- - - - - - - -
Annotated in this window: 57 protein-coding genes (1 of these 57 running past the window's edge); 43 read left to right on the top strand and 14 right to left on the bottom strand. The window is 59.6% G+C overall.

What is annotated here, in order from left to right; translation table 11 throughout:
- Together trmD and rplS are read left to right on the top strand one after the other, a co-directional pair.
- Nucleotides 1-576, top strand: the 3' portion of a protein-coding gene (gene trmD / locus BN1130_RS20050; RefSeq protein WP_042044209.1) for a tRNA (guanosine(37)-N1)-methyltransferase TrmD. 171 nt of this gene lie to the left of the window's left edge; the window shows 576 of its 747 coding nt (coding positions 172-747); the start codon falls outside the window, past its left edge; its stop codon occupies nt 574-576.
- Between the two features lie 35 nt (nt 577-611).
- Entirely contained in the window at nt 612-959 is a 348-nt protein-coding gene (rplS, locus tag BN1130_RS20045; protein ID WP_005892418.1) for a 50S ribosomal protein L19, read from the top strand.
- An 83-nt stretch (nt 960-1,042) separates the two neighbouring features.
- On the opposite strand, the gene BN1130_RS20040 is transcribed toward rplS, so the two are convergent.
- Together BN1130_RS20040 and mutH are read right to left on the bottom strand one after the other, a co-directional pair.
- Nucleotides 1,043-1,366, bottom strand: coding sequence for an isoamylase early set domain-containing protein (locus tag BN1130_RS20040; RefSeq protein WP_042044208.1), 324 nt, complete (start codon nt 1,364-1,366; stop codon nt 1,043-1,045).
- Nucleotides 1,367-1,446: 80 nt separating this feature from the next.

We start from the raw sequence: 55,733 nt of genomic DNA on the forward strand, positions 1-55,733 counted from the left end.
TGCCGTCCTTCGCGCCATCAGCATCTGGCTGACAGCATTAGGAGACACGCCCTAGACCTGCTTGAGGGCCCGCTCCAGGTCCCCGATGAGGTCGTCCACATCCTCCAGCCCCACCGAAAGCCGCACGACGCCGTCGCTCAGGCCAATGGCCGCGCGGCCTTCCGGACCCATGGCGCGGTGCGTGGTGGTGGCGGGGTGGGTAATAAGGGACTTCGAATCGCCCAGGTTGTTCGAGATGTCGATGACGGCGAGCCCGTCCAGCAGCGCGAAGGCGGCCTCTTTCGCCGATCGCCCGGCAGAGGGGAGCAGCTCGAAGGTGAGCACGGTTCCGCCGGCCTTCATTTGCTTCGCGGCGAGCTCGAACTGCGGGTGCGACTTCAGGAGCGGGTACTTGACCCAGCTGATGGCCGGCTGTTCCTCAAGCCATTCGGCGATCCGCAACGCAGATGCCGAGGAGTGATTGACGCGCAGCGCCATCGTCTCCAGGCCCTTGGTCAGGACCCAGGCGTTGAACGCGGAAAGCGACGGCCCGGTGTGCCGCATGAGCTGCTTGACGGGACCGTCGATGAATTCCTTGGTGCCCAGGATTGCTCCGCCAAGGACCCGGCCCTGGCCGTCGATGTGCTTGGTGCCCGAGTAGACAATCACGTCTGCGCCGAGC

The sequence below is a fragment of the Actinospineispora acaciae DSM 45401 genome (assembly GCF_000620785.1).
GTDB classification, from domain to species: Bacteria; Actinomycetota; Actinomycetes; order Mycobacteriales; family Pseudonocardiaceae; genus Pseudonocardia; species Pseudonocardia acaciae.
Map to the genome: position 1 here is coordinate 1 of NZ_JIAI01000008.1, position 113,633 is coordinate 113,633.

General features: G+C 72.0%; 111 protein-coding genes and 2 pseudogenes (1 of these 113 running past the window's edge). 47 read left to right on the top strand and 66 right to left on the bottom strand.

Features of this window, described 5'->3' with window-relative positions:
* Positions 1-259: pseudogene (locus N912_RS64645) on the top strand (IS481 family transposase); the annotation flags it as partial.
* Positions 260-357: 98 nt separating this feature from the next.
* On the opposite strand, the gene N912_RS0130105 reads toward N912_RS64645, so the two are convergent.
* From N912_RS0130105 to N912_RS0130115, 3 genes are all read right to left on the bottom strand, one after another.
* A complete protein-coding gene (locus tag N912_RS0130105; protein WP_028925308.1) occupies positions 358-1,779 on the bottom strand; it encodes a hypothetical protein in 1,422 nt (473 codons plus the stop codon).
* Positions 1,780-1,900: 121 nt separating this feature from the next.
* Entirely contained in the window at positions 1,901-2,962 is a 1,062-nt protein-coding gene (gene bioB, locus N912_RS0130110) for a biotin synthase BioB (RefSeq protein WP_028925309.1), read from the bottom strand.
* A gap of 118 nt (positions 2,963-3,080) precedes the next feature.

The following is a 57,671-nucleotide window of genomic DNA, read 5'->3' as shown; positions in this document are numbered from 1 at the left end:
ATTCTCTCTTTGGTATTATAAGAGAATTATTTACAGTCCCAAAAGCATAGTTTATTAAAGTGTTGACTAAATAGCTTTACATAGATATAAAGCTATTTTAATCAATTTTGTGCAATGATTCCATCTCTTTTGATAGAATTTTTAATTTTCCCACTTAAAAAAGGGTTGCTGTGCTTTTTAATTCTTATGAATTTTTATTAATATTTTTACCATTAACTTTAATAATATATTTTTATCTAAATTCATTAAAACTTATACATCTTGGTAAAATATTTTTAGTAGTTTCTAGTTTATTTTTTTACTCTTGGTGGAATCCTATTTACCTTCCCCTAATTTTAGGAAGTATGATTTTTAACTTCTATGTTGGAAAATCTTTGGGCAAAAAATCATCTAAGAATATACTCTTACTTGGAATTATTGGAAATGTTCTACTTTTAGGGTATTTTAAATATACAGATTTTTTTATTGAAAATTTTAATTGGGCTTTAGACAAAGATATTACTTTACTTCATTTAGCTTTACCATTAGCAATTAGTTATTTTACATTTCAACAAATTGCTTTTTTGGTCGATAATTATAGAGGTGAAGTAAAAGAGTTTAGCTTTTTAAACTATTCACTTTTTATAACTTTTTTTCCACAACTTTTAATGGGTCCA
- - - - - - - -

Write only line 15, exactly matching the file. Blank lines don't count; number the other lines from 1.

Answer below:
GTDB classification, from domain to species: Bacteria; Actinomycetota; Actinomycetes; order Mycobacteriales; family Pseudonocardiaceae; genus Pseudonocardia; species Pseudonocardia acaciae.